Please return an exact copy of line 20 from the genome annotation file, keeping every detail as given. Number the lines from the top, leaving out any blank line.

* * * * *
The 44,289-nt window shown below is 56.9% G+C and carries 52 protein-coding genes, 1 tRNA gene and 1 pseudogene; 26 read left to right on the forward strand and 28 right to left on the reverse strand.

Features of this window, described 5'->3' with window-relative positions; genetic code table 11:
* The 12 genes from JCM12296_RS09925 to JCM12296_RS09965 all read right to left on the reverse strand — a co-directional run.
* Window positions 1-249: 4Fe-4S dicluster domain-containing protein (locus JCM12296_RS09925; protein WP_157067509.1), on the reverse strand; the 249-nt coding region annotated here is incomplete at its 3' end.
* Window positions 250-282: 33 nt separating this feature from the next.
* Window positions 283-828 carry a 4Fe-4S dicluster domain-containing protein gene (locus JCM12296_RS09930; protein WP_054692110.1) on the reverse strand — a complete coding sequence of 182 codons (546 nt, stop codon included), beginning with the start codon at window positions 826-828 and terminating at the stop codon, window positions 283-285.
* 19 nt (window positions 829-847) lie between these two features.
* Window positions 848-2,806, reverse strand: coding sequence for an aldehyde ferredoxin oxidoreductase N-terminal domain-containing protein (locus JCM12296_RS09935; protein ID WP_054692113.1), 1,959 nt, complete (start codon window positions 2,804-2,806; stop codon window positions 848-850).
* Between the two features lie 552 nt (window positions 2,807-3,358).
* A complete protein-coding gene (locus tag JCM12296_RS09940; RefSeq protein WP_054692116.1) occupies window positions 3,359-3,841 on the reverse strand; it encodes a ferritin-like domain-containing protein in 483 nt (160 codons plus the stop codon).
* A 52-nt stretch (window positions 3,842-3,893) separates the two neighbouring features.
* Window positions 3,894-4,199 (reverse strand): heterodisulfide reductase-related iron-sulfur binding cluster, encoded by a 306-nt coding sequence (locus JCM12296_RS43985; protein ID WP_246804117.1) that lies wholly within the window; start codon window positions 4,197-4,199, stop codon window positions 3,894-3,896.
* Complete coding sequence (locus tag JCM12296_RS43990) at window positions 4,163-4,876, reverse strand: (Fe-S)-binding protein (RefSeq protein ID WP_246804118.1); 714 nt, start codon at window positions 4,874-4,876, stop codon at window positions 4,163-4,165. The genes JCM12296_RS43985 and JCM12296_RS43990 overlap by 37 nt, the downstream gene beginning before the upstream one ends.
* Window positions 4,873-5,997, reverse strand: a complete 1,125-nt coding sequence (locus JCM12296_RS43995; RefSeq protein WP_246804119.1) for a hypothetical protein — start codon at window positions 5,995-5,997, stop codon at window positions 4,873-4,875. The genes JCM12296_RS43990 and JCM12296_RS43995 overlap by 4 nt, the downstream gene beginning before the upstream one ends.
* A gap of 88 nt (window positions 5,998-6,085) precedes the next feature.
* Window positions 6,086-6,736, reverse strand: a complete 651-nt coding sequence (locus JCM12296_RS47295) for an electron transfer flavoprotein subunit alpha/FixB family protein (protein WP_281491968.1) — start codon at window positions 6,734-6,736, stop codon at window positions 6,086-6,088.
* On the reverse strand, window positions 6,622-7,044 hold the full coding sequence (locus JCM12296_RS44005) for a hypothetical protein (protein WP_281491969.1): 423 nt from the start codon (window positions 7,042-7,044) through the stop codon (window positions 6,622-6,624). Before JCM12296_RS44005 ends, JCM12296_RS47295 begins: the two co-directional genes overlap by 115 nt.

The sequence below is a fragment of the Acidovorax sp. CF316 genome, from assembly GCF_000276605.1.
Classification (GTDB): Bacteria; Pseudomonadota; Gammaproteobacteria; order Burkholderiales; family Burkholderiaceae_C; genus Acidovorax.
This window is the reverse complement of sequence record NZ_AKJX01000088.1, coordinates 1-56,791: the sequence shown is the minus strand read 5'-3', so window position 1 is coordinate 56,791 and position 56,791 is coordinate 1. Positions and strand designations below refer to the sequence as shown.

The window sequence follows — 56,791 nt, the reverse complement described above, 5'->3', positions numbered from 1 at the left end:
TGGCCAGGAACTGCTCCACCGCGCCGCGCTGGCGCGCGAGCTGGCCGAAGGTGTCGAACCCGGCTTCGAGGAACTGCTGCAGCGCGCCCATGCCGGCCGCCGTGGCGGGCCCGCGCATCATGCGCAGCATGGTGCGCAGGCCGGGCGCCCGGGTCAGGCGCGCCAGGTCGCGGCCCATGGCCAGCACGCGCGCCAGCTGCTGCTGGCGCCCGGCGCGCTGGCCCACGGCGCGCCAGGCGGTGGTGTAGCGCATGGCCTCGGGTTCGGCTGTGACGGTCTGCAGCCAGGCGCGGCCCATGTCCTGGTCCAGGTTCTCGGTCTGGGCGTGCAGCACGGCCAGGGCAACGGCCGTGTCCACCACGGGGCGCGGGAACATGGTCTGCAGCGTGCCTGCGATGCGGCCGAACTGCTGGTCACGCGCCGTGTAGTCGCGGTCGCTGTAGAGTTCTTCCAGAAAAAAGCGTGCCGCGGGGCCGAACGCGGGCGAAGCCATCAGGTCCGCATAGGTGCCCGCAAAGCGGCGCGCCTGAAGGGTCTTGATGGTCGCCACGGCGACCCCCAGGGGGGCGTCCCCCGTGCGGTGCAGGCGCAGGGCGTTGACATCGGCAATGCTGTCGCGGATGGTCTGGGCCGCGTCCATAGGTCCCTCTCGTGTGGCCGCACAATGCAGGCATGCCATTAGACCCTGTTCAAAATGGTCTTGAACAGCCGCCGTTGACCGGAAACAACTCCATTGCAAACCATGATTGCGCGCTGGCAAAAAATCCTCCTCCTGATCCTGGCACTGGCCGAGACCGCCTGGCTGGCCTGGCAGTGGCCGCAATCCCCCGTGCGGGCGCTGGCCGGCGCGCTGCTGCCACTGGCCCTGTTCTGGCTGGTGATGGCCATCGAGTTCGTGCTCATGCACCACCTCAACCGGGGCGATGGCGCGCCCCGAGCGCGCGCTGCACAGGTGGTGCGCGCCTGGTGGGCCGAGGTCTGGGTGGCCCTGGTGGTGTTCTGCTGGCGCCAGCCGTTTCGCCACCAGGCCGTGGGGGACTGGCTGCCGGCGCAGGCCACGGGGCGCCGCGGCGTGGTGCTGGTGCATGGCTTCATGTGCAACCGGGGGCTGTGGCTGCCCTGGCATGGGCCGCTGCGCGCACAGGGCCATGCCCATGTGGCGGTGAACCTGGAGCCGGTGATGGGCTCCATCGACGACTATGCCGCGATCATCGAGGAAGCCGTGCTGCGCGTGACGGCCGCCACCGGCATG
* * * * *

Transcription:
This window is the reverse complement of sequence record NZ_AKJX01000088.1, coordinates 1-56,791: the sequence shown is the minus strand read 5'-3', so window position 1 is coordinate 56,791 and position 56,791 is coordinate 1. Positions and strand designations below refer to the sequence as shown.